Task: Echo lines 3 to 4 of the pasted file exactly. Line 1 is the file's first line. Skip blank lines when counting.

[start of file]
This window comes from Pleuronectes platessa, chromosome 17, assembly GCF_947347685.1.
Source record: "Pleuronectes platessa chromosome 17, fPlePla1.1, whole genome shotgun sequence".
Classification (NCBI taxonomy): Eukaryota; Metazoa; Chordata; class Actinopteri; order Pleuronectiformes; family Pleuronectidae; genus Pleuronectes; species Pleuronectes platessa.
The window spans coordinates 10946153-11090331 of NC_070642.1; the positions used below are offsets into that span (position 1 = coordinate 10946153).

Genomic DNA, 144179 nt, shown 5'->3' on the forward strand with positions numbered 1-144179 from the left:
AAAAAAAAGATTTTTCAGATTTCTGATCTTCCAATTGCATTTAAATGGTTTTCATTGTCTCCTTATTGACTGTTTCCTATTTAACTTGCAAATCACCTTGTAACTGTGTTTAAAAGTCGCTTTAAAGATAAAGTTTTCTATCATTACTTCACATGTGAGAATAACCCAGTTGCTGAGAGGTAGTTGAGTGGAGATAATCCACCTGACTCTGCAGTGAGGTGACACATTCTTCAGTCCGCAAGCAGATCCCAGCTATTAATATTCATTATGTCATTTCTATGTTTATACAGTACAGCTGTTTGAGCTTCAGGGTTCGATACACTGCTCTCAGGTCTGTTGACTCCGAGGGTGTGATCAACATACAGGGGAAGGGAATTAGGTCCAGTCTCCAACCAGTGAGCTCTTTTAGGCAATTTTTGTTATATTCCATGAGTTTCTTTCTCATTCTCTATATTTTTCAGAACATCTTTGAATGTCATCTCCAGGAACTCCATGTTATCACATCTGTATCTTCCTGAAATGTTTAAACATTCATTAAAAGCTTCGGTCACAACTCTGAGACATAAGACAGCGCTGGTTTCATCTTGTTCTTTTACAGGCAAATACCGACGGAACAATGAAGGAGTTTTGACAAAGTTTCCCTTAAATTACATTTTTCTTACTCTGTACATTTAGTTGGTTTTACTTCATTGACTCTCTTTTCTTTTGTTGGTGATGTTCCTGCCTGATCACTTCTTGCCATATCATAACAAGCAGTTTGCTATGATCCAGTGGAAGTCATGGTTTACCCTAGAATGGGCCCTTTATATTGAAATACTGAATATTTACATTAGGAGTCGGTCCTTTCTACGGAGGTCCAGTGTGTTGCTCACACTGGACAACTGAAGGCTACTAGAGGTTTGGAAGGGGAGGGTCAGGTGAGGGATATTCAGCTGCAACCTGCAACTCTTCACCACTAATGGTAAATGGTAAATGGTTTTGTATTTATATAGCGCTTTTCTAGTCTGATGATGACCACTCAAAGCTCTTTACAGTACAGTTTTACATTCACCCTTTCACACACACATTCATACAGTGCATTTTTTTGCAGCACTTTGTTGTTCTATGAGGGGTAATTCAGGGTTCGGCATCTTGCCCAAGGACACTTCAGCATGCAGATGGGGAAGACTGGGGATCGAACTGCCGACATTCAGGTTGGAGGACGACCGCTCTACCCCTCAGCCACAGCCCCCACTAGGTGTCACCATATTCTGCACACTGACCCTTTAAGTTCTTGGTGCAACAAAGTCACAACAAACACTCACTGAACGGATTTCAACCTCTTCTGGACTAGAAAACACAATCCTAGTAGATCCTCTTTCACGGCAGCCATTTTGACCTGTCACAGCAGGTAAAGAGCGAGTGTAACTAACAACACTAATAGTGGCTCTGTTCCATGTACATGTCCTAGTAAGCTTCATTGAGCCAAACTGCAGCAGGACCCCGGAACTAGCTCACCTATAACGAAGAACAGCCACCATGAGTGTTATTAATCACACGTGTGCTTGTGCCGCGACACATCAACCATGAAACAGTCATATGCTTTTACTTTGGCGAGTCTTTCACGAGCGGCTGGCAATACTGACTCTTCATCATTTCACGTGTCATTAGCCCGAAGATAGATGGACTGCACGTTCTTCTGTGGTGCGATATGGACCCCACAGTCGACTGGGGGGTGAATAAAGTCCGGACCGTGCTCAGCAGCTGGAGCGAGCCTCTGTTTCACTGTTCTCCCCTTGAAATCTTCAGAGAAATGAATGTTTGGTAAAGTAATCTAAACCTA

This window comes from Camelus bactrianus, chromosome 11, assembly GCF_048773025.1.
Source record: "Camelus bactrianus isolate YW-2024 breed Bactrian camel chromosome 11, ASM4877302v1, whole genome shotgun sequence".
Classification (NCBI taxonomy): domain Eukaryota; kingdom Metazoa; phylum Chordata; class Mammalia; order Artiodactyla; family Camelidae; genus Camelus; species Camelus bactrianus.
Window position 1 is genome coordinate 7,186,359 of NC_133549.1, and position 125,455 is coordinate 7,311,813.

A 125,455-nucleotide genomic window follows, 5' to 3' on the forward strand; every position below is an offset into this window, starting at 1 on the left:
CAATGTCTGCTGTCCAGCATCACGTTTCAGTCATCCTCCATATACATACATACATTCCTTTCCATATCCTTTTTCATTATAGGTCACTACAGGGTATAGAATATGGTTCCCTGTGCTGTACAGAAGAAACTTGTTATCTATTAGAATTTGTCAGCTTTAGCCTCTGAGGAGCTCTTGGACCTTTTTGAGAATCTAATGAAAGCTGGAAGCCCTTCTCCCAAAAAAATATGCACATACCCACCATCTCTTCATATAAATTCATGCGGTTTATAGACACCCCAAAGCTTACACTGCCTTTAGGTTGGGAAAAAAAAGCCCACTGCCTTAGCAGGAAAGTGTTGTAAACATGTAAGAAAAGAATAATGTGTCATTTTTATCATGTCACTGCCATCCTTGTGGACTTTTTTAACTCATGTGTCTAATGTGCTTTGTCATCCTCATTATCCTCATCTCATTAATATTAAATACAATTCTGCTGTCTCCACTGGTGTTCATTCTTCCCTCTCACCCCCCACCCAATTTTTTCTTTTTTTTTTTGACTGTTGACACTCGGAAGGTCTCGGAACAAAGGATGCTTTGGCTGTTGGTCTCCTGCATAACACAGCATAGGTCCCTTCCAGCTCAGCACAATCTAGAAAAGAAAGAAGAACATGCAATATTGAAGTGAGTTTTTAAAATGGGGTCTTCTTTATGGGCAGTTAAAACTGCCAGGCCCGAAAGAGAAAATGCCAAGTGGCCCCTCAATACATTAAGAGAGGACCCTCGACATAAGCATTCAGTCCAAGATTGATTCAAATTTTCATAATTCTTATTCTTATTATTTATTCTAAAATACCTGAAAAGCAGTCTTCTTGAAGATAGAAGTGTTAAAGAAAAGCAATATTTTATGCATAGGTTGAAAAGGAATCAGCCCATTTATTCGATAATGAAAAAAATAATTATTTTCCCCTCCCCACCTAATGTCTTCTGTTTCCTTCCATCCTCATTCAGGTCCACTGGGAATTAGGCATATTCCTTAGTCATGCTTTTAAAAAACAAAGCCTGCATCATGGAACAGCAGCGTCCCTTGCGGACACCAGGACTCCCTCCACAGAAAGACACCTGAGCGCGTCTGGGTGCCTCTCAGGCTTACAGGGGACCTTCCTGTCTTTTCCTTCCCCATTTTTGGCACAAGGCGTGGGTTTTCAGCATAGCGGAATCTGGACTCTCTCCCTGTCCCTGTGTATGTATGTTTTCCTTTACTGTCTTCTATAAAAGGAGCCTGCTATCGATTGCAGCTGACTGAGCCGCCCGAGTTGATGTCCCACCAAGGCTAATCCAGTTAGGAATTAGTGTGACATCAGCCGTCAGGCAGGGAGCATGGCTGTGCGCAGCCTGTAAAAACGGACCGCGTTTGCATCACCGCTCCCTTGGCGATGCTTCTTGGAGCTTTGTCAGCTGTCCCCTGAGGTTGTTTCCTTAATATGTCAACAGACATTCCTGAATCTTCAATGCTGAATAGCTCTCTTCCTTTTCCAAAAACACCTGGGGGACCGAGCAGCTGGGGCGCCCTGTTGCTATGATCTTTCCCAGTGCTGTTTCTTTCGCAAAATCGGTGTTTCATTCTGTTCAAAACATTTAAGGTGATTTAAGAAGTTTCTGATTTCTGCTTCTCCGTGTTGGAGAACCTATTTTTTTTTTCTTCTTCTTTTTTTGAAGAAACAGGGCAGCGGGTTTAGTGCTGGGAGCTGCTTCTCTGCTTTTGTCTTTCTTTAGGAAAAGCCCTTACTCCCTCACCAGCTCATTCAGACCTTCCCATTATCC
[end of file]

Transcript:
Classification (NCBI taxonomy): Eukaryota; Metazoa; Chordata; class Actinopteri; order Pleuronectiformes; family Pleuronectidae; genus Pleuronectes; species Pleuronectes platessa.
The window spans coordinates 10946153-11090331 of NC_070642.1; the positions used below are offsets into that span (position 1 = coordinate 10946153).